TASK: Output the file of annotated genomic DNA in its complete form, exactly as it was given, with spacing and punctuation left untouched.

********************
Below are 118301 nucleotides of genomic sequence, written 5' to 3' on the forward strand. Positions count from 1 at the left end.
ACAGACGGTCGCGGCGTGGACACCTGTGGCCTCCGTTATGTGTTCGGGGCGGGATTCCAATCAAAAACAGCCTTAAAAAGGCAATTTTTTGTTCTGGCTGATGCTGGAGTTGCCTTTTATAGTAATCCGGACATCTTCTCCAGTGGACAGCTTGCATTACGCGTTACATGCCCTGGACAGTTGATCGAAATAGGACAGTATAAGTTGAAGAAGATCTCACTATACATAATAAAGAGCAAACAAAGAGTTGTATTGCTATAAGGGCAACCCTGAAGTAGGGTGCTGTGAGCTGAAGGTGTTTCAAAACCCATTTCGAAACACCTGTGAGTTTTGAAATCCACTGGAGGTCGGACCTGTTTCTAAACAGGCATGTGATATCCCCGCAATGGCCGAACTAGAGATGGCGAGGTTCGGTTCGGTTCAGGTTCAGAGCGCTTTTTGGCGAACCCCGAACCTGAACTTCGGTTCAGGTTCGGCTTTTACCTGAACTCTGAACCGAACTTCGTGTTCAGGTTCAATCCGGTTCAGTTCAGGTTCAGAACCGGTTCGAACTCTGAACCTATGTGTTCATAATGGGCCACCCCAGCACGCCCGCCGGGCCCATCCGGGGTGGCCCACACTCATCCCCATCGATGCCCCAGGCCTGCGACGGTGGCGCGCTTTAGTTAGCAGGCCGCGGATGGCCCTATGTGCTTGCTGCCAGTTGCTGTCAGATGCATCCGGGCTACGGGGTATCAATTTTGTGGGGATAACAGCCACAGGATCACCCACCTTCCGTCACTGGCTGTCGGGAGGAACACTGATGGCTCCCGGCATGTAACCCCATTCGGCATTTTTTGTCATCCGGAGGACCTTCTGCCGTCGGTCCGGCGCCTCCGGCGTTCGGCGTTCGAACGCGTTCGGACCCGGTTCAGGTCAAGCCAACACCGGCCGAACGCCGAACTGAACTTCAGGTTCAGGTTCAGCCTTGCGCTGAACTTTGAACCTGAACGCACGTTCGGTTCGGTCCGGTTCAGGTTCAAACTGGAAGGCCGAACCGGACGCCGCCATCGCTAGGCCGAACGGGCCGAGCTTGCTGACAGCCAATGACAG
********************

Below are 118301 nucleotides of genomic sequence, written 5' to 3' on the forward strand. Positions count from 1 at the left end.
ACAGACGGTCGCGGCGTGGACACCTGTGGCCTCCGTTATGTGTTCGGGGCGGGATTCCAATCAAAAACAGCCTTAAAAAGGCAATTTTTTGTTCTGGCTGATGCTGGAGTTGCCTTTTATAGTAATCCGGACATCTTCTCCAGTGGACAGCTTGCATTACGCGTTACATGCCCTGGACAGTTGATCGAAATAGGACAGTATAAGTTGAAGAAGATCTCACTATACATAATAAAGAGCAAACAAAGAGTTGTATTGCTATAAGGGCAACCCTGAAGTAGGGTGCTGTGAGCTGAAGGTGTTTCAAAACCCATTTCGAAACACCTGTGAGTTTTGAAATCCACTGGAGGTCGGACCTGTTTCTAAACAGGCATGTGATATCCCCGCAATGGCCGAACTAGAGATGGCGAGGTTCGGTTCGGTTCAGGTTCAGAGCGCTTTTTGGCGAACCCCGAACCTGAACTTCGGTTCAGGTTCGGCTTTTACCTGAACTCTGAACCGAACTTCGTGTTCAGGTTCAATCCGGTTCAGTTCAGGTTCAGAACCGGTTCGAACTCTGAACCTATGTGTTCATAATGGGCCACCCCAGCACGCCCGCCGGGCCCATCCGGGGTGGCCCACACTCATCCCCATCGATGCCCCAGGCCTGCGACGGTGGCGCGCTTTAGTTAGCAGGCCGCGGATGGCCCTATGTGCTTGCTGCCAGTTGCTGTCAGATGCATCCGGGCTACGGGGTATCAATTTTGTGGGGATAACAGCCACAGGATCACCCACCTTCCGTCACTGGCTGTCGGGAGGAACACTGATGGCTCCCGGCATGTAACCCCATTCGGCATTTTTTGTCATCCGGAGGACCTTCTGCCGTCGGTCCGGCGCCTCCGGCGTTCGGCGTTCGAACGCGTTCGGACCCGGTTCAGGTCAAGCCAACACCGGCCGAACGCCGAACTGAACTTCAGGTTCAGGTTCAGCCTTGCGCTGAACTTTGAACCTGAACGCACGTTCGGTTCGGTCCGGTTCAGGTTCAAACTGGAAGGCCGAACCGGACGCCGCCATCGCTAGGCCGAACGGGCCGAGCTTGCTGACAGCCAATGACAG